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     Volume 5 Issue 114 | September 29, 2006 |

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In Retrospect

Images of Youthful Years

Azizul Jalil

From our early childhood, we used to visit Jalpaiguri in North Bengal every summer or winter to visit our maternal grandparents and uncles living there. During the scare created by the Japanese bombing in Calcutta in 1942 and their advance towards India during the Second World War, my brother and I along with our mother stayed in Jalpaiguri for two years -1942-43. We went to the Government Zilla School there.

The journey from Calcutta, where we lived, was by train. It was a comfortable nine-hour overnight journey by the Darjeeling Mail. It stopped only in a few big stations and terminated at Siliguri, north of Jalpaiguri town. Starting at 9:30 in the night from Calcutta's Shialdah station, one reached Jalpaiguri early in the morning. I remember the train going over the Hardinge Bridge on the Padma River near Kushtia (then part of Nadia District). It had a long stop at Parbatipur Railway junction where a new engine would take over.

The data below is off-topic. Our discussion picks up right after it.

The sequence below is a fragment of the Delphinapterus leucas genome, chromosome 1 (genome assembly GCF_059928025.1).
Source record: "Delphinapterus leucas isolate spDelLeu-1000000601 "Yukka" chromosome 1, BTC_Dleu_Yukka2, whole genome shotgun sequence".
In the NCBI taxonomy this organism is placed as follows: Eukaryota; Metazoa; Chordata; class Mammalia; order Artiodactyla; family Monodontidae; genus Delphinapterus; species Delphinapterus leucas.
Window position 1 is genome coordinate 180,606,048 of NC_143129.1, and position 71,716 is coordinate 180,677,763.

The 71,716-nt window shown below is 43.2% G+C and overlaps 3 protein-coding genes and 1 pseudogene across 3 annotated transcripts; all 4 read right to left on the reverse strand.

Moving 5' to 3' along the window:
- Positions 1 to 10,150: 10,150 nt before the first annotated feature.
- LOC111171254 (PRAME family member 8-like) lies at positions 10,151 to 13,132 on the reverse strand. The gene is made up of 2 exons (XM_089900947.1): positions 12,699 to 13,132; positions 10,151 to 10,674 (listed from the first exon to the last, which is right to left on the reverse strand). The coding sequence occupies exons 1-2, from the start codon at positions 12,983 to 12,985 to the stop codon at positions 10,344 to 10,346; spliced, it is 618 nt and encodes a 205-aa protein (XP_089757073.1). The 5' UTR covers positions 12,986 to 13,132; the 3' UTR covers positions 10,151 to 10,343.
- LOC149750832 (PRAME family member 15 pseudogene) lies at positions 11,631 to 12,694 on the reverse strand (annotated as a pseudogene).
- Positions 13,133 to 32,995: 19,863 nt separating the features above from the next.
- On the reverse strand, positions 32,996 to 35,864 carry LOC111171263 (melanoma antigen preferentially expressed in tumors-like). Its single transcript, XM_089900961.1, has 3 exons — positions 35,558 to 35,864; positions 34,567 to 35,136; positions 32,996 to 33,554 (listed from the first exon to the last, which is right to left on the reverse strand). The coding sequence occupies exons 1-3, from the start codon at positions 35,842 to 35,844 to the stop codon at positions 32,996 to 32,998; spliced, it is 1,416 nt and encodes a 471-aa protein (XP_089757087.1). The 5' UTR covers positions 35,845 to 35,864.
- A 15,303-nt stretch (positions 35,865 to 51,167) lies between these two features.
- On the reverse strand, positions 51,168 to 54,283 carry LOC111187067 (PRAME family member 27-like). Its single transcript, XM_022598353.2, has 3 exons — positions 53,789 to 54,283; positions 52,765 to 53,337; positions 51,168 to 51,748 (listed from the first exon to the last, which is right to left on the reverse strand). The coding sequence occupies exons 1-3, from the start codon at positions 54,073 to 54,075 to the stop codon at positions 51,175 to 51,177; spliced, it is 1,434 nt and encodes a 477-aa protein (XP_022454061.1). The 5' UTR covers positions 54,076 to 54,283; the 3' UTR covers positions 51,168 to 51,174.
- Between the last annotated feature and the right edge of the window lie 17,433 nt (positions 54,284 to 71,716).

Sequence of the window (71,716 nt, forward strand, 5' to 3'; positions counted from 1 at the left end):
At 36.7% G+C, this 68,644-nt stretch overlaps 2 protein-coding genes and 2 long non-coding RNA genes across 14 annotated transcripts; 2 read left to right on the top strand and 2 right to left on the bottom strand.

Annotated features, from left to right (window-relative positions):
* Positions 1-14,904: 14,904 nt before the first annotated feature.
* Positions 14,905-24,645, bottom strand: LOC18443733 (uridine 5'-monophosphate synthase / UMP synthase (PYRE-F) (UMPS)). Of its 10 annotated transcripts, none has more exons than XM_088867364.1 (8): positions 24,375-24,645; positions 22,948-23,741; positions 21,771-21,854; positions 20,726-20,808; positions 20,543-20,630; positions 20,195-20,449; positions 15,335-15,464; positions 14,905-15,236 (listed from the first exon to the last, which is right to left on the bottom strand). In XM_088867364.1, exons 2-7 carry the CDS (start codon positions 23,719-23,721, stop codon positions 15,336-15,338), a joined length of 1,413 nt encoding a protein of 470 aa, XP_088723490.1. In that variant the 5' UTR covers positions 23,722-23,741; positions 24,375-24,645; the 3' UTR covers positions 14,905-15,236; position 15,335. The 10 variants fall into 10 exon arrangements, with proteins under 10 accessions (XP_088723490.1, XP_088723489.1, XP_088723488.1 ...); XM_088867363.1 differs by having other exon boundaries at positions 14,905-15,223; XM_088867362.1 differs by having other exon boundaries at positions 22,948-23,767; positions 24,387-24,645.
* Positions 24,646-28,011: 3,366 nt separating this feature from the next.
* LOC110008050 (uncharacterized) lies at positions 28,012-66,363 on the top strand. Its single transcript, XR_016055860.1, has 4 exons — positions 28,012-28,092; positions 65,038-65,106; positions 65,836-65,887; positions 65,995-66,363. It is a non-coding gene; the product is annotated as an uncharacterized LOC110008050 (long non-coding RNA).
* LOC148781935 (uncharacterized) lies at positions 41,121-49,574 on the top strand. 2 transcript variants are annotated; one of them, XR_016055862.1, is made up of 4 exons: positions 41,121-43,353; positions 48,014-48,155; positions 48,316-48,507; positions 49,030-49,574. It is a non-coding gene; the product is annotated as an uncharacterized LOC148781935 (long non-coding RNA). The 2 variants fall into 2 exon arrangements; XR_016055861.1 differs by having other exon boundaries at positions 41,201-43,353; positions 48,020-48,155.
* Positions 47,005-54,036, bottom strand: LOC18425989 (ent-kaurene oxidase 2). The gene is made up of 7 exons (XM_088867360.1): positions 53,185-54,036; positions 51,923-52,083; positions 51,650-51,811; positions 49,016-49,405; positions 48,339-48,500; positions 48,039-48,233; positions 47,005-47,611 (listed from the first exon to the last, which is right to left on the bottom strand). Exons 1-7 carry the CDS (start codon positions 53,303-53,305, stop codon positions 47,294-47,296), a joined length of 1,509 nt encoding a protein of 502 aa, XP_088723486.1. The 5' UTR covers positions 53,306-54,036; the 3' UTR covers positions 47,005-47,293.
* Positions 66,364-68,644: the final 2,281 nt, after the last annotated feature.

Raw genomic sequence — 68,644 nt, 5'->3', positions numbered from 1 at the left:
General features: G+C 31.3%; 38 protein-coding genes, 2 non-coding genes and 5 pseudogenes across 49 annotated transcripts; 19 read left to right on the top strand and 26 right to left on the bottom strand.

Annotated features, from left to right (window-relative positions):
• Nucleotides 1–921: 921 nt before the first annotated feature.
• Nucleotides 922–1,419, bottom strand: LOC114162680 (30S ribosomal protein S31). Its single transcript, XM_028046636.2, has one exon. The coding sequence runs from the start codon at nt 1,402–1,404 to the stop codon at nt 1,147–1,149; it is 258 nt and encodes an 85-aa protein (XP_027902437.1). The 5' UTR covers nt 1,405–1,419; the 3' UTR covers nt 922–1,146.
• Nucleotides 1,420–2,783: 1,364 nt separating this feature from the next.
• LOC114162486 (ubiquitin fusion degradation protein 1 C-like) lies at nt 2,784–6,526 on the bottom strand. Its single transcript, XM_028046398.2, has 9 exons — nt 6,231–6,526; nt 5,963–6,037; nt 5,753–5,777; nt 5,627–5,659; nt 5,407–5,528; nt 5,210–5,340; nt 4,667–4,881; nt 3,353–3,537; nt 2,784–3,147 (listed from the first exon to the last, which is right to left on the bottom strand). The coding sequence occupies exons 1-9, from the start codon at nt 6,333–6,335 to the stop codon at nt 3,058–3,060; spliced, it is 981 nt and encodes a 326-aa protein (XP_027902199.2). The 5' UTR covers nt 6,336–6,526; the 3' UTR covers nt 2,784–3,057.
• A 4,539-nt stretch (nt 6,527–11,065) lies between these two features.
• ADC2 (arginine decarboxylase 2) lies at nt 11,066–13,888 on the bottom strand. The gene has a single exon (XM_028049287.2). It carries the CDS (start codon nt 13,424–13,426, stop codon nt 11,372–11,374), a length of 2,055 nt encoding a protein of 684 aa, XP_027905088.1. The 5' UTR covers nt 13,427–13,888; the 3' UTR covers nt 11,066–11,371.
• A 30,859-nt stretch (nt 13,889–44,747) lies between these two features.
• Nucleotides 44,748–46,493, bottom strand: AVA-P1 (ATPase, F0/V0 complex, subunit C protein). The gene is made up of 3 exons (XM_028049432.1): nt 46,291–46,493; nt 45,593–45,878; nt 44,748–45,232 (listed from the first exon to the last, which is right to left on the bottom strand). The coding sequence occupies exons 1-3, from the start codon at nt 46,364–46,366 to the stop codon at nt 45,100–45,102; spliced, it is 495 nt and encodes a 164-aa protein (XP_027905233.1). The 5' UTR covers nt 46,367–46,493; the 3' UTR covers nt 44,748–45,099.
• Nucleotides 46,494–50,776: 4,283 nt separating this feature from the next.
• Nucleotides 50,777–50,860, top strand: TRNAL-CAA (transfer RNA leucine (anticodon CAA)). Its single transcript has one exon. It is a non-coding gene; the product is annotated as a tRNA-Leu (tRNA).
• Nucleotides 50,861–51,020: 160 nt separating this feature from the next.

Mafussil towns those days had vibrant communities and had good medical and educational facilities. Most of these towns had electricity. Prominent and well-off people lived in these towns, enriching the town's life and culture. It was not the fashion for all to go and live in the crowded provincial capital, Calcutta, the second most populous city in the British Empire. I have many happy memories of the two years, living in the beautiful and clean district town of Jalpaiguri. There were many eucalyptus and coconut trees in front of people's houses, which provided a pleasant ambience to the town. The Teesta River passed close by the town and going to the Teesta for evening walks was most enjoyable. There used to be a large earthen mound near the river, which we used to call a 'dhipi'. In the old days, it used to be a shooting range for the armed police, which was later discarded. About forty miles away was the Duars area, with its dense forests and numerous tea gardens, and Darjeeling, a fine hill station was not far away. Even though the Muslims were a minority in the district, perhaps in the town itself, they were in the majority. If that were not the case, the Chairman of the Jalpaiguri Municipality (established in 1885) would not have been always a Muslim, my own grandfather being one for nine continuous years. On the other hand, the District Board Chairman was always a Hindu. The Muslim community in the town included professionals like lawyers or doctors and directors or employees of tea gardens.